Our big challenge was the sheer number of places we visited, people we met, activities we joined; the volume of cultural sharing and teaching. The responsibilities of witnessing were overwhelming. We had few opportunities to pause and reflect: to digest what we were experiencing. We traveled faster than my capacity to process, leaving me frequently at a total loss of words to express what I experienced and learned. .
To my surprise, I learned that many places east of Ottawa have no treaty agreements ceding land. I learned that the governance structure of North America rests upon treaty agreements, many of them older than the founding of Canada and the USA – including treaty agreements with the Mohawk and Mahican peoples co-signed by my ancestors in the Hudson Valley. We are all treaty people, governed by the terms of these historic agreements.
In the words of Angela White of the Indian Residential School Survivors Society, “This is our history. This is not just Aboriginal history. It is our history as Canadians.”
How do we live together on shared territory? To move forward in sustainable ways, we need to work together: to honour who we are, where we have come from, the stories we carry and the challenges we face together. The first step is to build relationship.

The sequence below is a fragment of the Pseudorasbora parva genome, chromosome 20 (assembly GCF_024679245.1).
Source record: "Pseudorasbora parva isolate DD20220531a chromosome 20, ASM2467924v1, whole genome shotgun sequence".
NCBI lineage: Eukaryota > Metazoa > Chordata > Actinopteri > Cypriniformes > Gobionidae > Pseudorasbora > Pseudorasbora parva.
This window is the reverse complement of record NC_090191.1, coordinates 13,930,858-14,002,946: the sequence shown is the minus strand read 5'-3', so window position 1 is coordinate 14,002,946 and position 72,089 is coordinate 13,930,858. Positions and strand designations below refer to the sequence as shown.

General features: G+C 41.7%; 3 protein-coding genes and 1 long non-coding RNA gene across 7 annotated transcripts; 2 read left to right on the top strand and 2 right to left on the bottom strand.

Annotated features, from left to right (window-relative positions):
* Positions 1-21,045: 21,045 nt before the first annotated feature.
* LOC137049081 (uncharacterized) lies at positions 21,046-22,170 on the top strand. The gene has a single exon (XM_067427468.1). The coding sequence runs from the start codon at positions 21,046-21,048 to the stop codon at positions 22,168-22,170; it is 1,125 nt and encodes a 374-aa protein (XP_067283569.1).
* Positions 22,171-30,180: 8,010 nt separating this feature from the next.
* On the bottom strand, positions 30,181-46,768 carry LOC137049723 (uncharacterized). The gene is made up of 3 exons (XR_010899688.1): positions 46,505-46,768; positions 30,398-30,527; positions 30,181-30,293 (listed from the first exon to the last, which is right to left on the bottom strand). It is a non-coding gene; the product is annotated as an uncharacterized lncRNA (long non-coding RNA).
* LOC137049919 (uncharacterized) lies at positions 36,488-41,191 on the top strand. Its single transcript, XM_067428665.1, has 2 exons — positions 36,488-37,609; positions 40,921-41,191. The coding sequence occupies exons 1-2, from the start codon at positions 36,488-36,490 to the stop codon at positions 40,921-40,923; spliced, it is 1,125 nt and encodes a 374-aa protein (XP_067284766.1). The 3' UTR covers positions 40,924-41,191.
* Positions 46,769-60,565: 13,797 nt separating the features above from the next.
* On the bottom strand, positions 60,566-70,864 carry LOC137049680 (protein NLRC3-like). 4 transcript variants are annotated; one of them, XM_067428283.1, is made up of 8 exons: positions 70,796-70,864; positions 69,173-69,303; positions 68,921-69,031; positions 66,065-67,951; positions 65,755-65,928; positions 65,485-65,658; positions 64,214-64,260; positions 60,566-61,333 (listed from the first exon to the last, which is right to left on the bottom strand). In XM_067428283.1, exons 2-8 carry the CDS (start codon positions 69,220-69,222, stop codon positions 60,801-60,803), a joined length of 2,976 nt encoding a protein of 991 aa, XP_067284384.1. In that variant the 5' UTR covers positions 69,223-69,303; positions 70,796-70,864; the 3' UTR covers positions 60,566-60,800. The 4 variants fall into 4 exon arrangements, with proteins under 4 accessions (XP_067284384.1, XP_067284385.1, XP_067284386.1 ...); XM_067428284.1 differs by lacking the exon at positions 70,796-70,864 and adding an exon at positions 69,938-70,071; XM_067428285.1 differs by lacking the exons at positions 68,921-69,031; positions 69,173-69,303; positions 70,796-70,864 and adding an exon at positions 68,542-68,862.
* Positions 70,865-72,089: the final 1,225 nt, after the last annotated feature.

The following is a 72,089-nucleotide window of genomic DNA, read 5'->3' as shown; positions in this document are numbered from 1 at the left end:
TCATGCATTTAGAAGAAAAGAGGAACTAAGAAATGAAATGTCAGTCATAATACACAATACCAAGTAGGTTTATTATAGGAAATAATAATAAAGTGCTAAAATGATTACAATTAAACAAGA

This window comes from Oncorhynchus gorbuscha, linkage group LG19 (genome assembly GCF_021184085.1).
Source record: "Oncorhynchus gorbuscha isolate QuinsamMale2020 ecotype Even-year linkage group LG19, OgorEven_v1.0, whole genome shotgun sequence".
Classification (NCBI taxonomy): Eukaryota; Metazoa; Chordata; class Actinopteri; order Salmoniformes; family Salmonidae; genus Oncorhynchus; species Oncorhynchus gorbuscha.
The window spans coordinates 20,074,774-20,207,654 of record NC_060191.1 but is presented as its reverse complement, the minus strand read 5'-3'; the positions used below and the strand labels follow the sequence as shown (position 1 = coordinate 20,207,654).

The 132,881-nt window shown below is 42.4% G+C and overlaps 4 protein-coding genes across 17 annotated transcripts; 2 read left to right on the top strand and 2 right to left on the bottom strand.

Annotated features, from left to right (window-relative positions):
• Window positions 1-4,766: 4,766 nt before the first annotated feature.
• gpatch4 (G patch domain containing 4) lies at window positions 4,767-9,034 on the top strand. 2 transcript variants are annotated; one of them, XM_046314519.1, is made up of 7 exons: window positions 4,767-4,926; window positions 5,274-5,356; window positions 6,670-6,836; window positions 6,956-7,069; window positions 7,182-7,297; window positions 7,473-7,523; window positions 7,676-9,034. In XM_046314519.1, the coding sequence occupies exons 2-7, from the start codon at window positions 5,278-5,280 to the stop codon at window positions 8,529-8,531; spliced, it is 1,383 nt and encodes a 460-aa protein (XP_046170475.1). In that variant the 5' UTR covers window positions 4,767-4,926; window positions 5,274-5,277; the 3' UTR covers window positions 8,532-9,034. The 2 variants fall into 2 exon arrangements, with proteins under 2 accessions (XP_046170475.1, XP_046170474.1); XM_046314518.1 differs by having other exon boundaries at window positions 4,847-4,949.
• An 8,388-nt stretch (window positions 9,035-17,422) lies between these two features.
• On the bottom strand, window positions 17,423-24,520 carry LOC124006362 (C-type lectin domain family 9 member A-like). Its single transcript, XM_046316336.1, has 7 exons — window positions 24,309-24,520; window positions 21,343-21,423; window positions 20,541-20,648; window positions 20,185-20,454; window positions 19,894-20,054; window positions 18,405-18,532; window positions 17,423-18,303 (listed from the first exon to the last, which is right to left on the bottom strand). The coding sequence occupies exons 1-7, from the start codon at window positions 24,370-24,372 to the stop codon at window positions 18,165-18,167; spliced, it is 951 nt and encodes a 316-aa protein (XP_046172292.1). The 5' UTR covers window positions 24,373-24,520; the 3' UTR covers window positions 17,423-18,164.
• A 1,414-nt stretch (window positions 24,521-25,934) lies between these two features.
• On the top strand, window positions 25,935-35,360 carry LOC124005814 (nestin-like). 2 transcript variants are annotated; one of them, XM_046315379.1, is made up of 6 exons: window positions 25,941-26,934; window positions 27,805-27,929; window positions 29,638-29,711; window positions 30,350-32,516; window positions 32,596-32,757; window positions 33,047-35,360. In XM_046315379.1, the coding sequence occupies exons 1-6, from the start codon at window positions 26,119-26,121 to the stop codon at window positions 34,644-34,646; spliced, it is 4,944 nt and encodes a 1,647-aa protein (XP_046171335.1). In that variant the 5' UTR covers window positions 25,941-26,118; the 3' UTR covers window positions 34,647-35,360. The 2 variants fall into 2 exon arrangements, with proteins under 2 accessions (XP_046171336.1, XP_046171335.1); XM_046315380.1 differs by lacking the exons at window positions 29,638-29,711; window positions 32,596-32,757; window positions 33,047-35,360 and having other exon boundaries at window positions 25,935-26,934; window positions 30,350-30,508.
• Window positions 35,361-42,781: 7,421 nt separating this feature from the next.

Savannah Walling is a first generation American Canadian immigrant from Oklahoma and a 12th generation descendent of French Huguenots who found homes on Manhattan Island. Her tangled roots go further on Turtle Island than she has concrete knowledge. She has lived and worked in the Downtown Eastside for 35 years.
When I was Eight Years Old
Testimonial from a participant in the Train of Thought
When I was eight years old, my grandparents Sarah and Thomas Tait went on the Constitutional Express train to Ottawa, which travelled across Canada in defence of Aboriginal treaty rights. I really wanted to go along but they said my education was more important. Maybe so, but I was very disappointed and for years I wondered what it would have been like.
When Vancouver Moving Theatre gave me the opportunity to travel to Winnipeg on the “ Train of Thought,” I was delighted and very grateful. When we boarded in Saskatoon, the conductor warned us not to vote for Stephen Harper because he wants to shut down VIA Rail. That would be a shame, since taking the train is such a wonderful experience.
Never having seen the prairies before, my eyes soaked up the spectacular scenery under the big blue sky. My enjoyment was increased by being able to share experiences with many different kinds of artists from all across the country. Some of us joined in a project of gathering natural materials like corn-husks, roots, and small flexible branches and weaving them into a boot. It reminded me of when my grandma unraveled sweaters for yarn, way before recycling came to our cities.
Of course there was music, too. A few of us had fun learning a great song Russell Wallace composed especially for the trip, and when a man named Eugene played his stringed instrument, it felt like we were sitting around a campfire. Music is so HEALING! Try it yourself- sing a song, or whatever your heart desires.